Nearly everyone experiences depression & anxiety at some point in their lives. For some it only lasts for a short time and it goes away. Some people develop great ways to manage & cope on their own or through some kind of therapy or counseling. Other people, like myself, experience depression, PTSD, anxiety or both combined & mixed up in a mutated mashup of hormones & chemical imbalances, and it doesn’t go away. Counseling helps. Possibly some form of therapy is beneficial. Exercise and eating well enhance the journey to recovery and support of loved ones & friends is crucial. But even with all of that, for some, part of the recovery process requires even more assistance in the form of medication.
I’m one of those people. I’ve come to finally accept that even if I work the other parts of “the plan” I STILL need medication to help the part of my being that is malfunctioning function. When I first started taking them back in July 2010, I struggled & wrestled with that decision for the next 12 months. Some of my wrestling & unease stemmed from the regular stigmas that are associated with having to take medication for a mental illness. Taking meds for a physical illness is one thing-people encourage it. Take it for a malfunction of your brain & body chemistry and all of a sudden folks start looking at you out of the corner of their eyes, or sizing you up, questioning everything they thought they knew about you. All of a sudden you’re less capable of executing sound judgement & making rational decisions. Start taking meds and you become…..different. At least to some people-I’m speaking in general terms here.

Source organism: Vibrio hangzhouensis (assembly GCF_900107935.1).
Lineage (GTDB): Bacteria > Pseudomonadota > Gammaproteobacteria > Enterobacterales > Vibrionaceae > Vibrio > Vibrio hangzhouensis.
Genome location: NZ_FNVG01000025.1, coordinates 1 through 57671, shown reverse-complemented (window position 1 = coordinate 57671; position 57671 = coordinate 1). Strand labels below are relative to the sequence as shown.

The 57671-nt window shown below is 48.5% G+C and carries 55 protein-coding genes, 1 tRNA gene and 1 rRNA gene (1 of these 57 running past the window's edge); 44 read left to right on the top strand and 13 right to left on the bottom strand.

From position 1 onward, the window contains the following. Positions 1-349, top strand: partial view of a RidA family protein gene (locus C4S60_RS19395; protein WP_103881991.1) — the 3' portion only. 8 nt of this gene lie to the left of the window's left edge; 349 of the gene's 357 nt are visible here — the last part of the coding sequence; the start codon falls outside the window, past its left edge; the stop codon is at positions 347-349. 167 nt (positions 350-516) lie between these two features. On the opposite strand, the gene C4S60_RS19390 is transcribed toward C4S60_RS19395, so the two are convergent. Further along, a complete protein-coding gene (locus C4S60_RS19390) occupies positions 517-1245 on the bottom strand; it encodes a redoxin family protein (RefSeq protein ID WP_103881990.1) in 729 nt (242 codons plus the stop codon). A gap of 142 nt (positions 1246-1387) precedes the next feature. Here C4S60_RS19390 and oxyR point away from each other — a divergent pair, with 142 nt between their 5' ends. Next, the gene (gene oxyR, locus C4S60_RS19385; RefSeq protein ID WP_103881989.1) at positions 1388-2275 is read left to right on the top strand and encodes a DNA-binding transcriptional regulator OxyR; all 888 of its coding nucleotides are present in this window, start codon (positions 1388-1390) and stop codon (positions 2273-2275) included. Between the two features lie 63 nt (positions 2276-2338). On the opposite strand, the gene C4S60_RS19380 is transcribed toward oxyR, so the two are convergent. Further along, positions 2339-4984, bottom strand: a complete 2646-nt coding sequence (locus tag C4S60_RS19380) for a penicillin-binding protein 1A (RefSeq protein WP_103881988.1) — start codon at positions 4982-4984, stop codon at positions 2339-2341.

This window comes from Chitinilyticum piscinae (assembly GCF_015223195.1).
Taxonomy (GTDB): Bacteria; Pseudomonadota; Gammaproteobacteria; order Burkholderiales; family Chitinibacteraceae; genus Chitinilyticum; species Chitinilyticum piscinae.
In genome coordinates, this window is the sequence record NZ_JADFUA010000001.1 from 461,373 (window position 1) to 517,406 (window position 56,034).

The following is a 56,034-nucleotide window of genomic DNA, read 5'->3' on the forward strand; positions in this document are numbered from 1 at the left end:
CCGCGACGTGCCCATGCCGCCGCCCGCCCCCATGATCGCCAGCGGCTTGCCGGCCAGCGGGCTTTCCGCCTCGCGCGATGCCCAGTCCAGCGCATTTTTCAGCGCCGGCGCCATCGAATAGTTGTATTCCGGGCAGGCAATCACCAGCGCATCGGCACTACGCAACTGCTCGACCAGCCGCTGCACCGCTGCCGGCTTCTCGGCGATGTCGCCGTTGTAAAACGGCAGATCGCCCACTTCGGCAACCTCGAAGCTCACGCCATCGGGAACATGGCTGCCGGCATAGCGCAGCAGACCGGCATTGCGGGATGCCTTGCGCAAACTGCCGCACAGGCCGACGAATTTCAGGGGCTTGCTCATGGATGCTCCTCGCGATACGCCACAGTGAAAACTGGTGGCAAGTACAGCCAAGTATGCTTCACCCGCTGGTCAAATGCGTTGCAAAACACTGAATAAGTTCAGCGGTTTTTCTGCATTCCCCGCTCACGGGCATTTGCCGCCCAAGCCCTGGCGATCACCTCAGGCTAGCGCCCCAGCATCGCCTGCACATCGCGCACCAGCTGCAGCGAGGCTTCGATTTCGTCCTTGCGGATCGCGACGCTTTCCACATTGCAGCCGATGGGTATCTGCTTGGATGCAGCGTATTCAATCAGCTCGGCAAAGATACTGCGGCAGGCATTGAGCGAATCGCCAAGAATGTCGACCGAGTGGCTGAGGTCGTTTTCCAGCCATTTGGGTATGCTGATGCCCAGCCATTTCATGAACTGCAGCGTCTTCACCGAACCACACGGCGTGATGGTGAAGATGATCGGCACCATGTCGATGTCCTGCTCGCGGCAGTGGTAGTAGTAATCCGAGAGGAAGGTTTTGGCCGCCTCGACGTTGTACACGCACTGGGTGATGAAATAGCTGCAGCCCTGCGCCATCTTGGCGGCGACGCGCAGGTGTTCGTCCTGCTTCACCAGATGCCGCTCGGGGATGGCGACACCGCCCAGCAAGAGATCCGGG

My rocky road to acceptance also came from grappling with my faith about it. I tried to pray it away-the depression & anxiety. Maybe I wasn’t being “Christian” enough. Maybe I was too sinful. I quoted Philippians 4:6, “ Be anxious for nothing, but in everything by prayer and supplication, with thanksgiving, let your requests be made known to God;” several times a day, especially when I would feel my body break out into a full sweat at the slightest trigger….Alex crying, bathtime, doctor’s appointments, phone calls with my client, Brennan being a 4yr old, driving through a busy intersection or heavy traffice….Name the trigger I was fanning it with that verse. I laid myself on the altar on Sundays, even took the “just pull yourself up by your bootstraps” approach and you know what? I kept getting worse. So I stopped fighting it and realized back in July of this year that yes, I have to take medication. I just do. And I’m finally in a place where God’s given me peace about it because I know He doesn’t have an issue with it. Do I believe God will heal me and make my life with bipolar disorder type 2 manageable? Yes, yes I do. But I believe that adding meds to the recovery & management plan is part of how He’s going to do it.
So. I take medication. I started with Zoloft….that didn’t go so well. It took away some of the sadness, but did nothing to calm the rage, irritability, anxiety, & even suicidal thoughts & ideations I was having. My mood swings were beyond severe. I was switched to an anxiety med, Lexapro. Didn’t really make a dent. By the time I took myself to the hospital in July I was afraid I was going to really end it because I was in such dire need of symptom relief.